Wednesday, May 21, 2014
I tend to focus on military aviation here in Washington, I suppose, largely because that is where my interest has always laid. Today, however, I may add another aspect to this blog. Agricultural aircraft. Those aircraft, mainly sprayers, that help Washington's farmers keep the crops coming in.
Today, I happened to be in Wapato, Washington. Just South of Wapato is a small private airfield. I have been past it a couple times, but no one was in evidence. Today, however, it was different. The owner was there and I explained my somewhat illogical wish to photograph his aircraft. He has two Air Tractors. Both sporting Pratt & Whitney R-1340s.
He didn't seemed surprised in the least, and, indeed, seemed happy to share. He talked a little about them and how loud they are. He said that some people just are not as fond of his aircraft as enthusiasts like myself. He also mentioned that both engines in his aircraft have different personalities. One doesn't leak at all, the other has leaks, but no one can figure out why or where and all they can say is it's normal. Some have said that if a round engine is not leaking, it's because it's out of oil.
I took my pictures and then asked if I could come back. He said that would be great. I'm thinking some sunrise photos would really rock.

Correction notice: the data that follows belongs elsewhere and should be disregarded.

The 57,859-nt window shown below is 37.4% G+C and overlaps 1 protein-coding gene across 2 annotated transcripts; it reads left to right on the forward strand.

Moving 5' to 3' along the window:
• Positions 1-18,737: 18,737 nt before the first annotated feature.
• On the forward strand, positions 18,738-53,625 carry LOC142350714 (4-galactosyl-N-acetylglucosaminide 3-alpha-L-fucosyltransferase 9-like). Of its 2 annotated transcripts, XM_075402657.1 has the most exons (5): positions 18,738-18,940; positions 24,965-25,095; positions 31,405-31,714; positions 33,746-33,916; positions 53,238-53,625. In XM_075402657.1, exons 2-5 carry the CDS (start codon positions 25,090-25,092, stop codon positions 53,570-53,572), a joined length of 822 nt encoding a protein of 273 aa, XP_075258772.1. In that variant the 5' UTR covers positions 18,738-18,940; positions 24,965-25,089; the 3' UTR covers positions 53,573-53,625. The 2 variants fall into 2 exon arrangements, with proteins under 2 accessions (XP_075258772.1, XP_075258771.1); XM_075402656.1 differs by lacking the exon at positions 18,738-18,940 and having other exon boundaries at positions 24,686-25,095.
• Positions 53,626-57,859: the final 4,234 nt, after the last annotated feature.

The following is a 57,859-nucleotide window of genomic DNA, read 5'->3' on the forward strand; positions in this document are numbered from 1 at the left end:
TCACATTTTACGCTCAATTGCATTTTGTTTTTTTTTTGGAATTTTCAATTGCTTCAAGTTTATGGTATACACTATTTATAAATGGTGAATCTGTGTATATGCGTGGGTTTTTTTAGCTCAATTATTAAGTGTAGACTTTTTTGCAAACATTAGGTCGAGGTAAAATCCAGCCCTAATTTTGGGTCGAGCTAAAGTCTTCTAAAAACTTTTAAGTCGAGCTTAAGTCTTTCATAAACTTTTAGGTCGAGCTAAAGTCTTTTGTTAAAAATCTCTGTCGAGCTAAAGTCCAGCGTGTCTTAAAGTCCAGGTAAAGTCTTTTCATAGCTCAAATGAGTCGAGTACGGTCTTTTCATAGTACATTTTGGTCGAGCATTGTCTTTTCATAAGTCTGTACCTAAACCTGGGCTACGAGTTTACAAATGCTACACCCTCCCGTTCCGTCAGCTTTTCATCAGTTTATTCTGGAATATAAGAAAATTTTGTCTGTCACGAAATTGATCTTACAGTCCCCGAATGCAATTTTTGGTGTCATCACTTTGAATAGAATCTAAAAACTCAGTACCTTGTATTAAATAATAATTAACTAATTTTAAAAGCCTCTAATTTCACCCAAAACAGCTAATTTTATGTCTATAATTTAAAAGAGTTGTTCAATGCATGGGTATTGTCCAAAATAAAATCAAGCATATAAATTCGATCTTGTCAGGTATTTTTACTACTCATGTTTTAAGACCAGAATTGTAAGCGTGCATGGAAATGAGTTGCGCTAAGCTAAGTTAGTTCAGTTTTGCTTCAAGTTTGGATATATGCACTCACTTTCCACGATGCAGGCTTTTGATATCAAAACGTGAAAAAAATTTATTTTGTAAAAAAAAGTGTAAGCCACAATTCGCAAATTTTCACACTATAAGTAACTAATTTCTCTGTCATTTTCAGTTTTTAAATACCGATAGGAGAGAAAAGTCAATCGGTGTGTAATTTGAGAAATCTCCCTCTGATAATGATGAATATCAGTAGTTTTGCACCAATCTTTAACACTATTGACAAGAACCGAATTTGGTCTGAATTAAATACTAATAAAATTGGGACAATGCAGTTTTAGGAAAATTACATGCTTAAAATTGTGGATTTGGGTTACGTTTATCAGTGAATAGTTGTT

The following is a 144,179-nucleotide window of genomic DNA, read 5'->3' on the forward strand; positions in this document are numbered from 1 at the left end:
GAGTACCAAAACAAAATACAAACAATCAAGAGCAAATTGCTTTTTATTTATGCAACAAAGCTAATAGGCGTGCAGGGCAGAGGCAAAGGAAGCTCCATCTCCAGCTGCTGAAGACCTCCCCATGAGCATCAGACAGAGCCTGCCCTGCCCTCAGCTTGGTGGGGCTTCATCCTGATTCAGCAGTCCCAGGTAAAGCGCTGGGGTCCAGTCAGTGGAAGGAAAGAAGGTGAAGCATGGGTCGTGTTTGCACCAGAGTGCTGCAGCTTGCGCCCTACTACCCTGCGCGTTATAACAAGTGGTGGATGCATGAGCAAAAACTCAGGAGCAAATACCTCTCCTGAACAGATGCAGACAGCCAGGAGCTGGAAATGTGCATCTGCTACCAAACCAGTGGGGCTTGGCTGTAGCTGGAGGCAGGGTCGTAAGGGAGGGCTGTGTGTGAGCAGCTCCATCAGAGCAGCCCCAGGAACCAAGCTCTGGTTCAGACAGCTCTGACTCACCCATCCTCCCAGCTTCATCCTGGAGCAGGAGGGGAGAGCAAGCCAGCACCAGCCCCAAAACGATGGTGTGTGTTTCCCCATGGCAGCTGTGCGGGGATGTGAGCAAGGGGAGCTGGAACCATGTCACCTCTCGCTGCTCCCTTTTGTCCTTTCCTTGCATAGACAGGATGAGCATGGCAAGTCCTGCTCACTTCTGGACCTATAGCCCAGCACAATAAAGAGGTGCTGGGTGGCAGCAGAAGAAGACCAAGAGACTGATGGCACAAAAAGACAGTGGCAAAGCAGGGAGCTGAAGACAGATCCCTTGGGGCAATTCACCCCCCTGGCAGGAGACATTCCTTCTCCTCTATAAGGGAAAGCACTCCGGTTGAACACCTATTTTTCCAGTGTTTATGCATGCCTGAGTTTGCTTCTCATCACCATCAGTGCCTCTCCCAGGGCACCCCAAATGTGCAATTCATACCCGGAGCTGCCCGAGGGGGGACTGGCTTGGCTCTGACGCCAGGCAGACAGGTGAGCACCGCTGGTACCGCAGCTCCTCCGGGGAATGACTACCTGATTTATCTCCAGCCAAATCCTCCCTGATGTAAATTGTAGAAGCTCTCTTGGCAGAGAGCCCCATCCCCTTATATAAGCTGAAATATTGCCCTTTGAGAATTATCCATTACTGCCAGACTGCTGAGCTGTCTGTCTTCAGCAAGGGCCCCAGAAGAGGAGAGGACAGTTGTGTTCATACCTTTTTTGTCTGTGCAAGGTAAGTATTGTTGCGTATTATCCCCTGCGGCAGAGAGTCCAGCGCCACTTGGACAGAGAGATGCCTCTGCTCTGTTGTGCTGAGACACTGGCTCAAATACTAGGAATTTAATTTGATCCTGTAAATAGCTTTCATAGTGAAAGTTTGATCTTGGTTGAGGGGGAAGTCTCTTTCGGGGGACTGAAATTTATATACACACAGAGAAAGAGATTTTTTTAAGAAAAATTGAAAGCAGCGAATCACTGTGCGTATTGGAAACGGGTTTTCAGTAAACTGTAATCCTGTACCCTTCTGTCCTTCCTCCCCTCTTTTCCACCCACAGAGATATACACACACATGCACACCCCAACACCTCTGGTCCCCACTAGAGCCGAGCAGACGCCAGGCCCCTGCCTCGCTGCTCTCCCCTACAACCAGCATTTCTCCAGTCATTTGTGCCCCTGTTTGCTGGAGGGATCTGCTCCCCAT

I did a little research and the place he mentioned really does a pretty good business fixing up these old round engines. It is called Covington Aircraft. They do aircraft engine maintenance, repair and overhauls. They work on everything from the shiniest new turbine engines to the old and reliable radials. Particularly the R-1340s and the R-985s.
These same R-1340s ran in everything from the Boeing P-26 to the Gee Bee Racers, the Ford Tri-Motor, Lockheed Electra and Vega, and the venerable North American T-6 Texan trainer of WWII. The first R-1340s were built in the mid-1920s, and had a production of about 36,000 units! The serial on one of these was 26,000 or so.
He told me a little about what he sprays. Well, one of his sons is the pilot. They spray vegetable crops in the lower Yakima Valley. Everything from peas to peppers and beans. Particularly he mentioned a couple local fruit stand/family operations. I've always watched sprayers and thought they must have the best job ever, they get to pull high G turns and bank and climb like low level fighter pilots, but they don't have to deal with being shot at. Seems like a legit lifestyle to me.
Friday, May 9, 2014
USS Saratoga, CV-60, is to be scrapped in Brownsville, Texas, not far from former USS Forrestal. Given my low placement among the US Navy's hierarchy, I don't know anything more than what I saw in this article, but one wonders why the USN is getting rid of its big ships recently. Are they making room for the expected downsizing? or perhaps they have finally come to a decision concerning the scrapping of ships they do not plan to use. There may be other things at play. I hope that someone saves important parts of her for a museum or display.